For example, considering the first phrase of the poem “Dans le vieux parc solitaire et glacé, deux formes ont tout à l'heure passé”, I am playing all the round vowels (such as the first nasal [ã], the schwa [ə], [ø], [u] and [œ]) with a very round embouchure (lips and oral cavity) as if I am speaking them and thus colouring them darker, fuller and rounder, in contrast with the [a] in 'parc' that I give a much brighter and more open colour as demonstrated in audio 15b and of course clearly audible in the sung part 15a. Furthermore, when displaying different characters like these of the narrator, the first and/or the second ghost, I use three opposite colours to portray them. This becomes very apparent in the dialogue between the two spectres, for instance when we compare the question from the first speaker – in a light, mild, sweet colour with a sense of desperation:“Te souvient-il de notre extase ancienne?” (audio files 18a, b & c: fragment 18c being closer than 18b to speech and to the vocal version of the phrase) with the response (also a question) from the second – in a dark, round, full colour with an undertone of anger: “Pourquoi voulez-vous donc qu'il m'en souvienne?” (audio 19a & 19b). In a sense, I was translating the meaning of the poem into sound, ranging from darker to brighter tones, from delicate and soft colours to big and full sounds. In this process I was literally (imaging) speaking or singing the vowels or actually the poem itself, experimenting in detail with the (musical translation of the) poetry and art song. Transferring the latter into song transcription was a real challenge for me, that resulted in many versions before the final one (that also still could change over time of course).

Moreover, the question I asked myself most of the time during transcription was about the repeating notes: “How to tackle these repetitive phrases full of triplets? Should I recompose them or keep them all the same?” – which led me to some sort of impasse. If I play them on English horn the same way as it would be sung, it might sound just like tones due to missing words and therefore meaning. After all, having tried out several versions, I chose to stay true to the words and the rhythm from Debussy, only connecting repeated notes (more) if they form one word, for example ending on a soft, weak 'schwa' [ə]. I set myself the challenge to play the repeated notes convincingly, by making the difference in articulation (diction) evident, nuanced and subtle and especially very varied, just like in spoken French. This part is the choice of the interpreter, since I mostly indicated the articulation and prosody by tenuti and legato slurs. Concerning the typical triplets and tenuti from Debussy, that were also remarkable in Pelléas et Mélisande – its English horn part appearing to be very similar in style to the transcription I have written – in the end I went for a logical musical notation. An interesting example in this case would be the one of “Tels ils marchaient dans les avoines folles” and then especially the word and triplet 'avoines' which has the emphasis on the [vwa], the second syllable (and second eighth note of the triplet) which is not on the beat, what made it difficult to logically notate and play on the English horn in a meaningful way (audio 23a and b), so I decided to keep the difference between the notes of the triplet subtle and organic.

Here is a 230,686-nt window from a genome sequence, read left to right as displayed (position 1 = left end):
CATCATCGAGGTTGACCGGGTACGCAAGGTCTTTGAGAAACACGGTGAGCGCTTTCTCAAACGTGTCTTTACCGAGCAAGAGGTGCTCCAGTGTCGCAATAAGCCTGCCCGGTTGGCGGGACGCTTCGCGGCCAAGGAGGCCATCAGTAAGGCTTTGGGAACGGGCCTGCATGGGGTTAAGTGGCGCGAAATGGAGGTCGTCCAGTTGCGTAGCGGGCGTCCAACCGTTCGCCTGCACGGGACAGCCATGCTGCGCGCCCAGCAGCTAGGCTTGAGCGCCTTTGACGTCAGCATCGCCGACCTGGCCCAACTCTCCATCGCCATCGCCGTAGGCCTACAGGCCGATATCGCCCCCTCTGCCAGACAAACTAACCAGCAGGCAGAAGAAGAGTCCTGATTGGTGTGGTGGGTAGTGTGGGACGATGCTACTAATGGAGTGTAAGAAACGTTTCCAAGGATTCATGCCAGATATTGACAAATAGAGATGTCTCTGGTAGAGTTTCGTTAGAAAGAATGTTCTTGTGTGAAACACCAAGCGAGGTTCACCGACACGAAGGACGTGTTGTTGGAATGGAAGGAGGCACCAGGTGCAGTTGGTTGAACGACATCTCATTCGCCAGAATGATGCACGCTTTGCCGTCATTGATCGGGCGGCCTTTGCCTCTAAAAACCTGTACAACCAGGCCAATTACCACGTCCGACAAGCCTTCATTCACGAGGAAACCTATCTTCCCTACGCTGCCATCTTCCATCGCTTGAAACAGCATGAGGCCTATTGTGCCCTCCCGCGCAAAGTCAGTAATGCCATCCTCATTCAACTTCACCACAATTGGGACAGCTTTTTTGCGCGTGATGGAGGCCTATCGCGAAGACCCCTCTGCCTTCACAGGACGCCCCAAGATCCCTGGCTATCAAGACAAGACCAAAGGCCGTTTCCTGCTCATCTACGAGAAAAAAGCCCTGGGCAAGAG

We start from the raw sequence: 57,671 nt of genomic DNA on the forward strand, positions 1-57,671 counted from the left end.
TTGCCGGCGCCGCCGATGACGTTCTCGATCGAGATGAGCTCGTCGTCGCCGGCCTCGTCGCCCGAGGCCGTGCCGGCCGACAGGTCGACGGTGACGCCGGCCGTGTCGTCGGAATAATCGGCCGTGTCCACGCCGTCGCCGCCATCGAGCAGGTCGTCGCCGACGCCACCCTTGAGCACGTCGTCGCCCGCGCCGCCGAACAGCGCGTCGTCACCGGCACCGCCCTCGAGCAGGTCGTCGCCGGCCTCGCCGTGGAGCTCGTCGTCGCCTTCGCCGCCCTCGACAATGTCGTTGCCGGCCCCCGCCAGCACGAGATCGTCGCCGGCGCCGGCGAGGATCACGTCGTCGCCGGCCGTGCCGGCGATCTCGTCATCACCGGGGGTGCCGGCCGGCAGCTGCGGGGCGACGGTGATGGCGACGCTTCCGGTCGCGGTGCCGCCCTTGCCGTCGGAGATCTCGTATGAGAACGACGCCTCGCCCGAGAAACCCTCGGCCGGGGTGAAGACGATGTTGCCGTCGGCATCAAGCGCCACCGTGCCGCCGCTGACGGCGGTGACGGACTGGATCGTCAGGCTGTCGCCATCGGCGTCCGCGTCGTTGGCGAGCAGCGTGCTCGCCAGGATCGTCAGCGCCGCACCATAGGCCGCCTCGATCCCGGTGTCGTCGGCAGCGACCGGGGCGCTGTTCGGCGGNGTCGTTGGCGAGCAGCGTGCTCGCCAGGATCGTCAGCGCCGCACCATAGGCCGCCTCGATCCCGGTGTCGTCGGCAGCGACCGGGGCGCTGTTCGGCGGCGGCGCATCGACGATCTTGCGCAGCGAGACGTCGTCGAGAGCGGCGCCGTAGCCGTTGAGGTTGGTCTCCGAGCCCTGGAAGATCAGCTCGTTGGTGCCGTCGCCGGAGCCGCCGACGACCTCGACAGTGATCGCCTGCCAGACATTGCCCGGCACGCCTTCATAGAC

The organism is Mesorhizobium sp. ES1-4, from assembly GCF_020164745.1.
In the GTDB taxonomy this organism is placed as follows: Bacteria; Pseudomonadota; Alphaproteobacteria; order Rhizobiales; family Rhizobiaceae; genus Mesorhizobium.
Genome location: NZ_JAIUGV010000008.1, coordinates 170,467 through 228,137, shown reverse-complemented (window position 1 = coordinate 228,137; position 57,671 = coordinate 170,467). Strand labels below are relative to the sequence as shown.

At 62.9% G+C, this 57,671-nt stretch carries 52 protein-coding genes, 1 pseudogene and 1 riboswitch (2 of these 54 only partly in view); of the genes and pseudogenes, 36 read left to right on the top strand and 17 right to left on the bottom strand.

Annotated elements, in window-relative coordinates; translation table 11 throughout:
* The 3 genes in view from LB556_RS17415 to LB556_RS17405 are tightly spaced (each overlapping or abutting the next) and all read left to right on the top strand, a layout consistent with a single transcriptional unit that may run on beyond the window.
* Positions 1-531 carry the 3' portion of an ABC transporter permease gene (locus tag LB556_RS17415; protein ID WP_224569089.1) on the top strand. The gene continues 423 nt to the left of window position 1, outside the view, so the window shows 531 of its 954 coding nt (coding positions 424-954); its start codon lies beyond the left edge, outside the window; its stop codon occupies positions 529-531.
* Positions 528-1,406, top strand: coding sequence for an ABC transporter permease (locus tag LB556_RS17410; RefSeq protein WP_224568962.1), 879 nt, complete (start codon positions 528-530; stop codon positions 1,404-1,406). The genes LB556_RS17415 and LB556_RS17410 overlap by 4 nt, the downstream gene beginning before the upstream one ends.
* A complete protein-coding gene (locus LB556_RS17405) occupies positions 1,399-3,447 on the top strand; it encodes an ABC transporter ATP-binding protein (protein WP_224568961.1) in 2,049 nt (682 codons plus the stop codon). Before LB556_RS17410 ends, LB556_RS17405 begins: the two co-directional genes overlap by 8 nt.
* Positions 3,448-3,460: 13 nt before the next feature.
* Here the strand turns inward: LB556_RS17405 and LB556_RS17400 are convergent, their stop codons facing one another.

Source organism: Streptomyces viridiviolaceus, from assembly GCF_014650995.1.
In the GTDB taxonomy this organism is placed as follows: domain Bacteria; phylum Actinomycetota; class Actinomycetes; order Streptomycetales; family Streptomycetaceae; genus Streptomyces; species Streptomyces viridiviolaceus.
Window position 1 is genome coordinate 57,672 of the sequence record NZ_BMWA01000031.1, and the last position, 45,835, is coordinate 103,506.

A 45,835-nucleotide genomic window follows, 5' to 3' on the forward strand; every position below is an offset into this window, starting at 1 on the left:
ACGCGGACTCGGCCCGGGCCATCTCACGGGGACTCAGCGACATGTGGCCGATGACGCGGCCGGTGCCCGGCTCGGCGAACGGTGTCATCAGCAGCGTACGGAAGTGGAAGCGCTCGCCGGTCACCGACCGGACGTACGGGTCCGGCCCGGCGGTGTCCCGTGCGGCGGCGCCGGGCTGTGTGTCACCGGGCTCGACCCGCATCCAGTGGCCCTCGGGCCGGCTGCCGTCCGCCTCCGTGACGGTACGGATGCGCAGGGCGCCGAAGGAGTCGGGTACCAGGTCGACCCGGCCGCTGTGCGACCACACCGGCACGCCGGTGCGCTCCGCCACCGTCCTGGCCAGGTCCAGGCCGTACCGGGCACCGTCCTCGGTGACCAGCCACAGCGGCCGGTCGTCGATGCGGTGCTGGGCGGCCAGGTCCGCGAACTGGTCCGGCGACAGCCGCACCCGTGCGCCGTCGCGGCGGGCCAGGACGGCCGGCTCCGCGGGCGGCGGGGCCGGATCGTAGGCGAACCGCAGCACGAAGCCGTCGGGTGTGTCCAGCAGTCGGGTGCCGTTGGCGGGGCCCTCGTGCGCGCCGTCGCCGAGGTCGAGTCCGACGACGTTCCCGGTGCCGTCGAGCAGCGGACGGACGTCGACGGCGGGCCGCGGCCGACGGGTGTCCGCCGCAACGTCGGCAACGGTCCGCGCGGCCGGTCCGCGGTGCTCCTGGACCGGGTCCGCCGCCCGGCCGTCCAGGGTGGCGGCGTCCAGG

In my opinion, it really depends on the desired pitch and fingerings what would come with ease (in playing this mélodie) on the English horn; either a very prepared subtle tonguing to start a (often lower) tone or a tone that could actually start from nowhere, just beginning with airspeed. Sometimes, a phrase just starts on a more difficult tone on the English horn, like the written (or fingering) C-sharp (sounding a fifth lower: F-sharp) or G-sharp, which is especially a challenge in fragile phrases that need a warm, round, deep and soft tone and not an overly bright (basically sharp) tone – a huge difference with the singing voice, so it is a task to provide a similar tone quality and roundness on these notes on English horn in comparison to the voice. Nonetheless, I consider it to be essential and relevant for any artistic process, performance and approach to this mélodie to pay particular attention to musical aspects as sense of line, direction, phrasing, legato, breathing, colours, atmosphere and intention meanwhile taking into account poetical aspects as prosody, inflection, diction of the French language and the melody from the poem as well as the one from Debussy, following his music with the poem in mind and finding a suitable interpretation that resonates with the person and their instrument.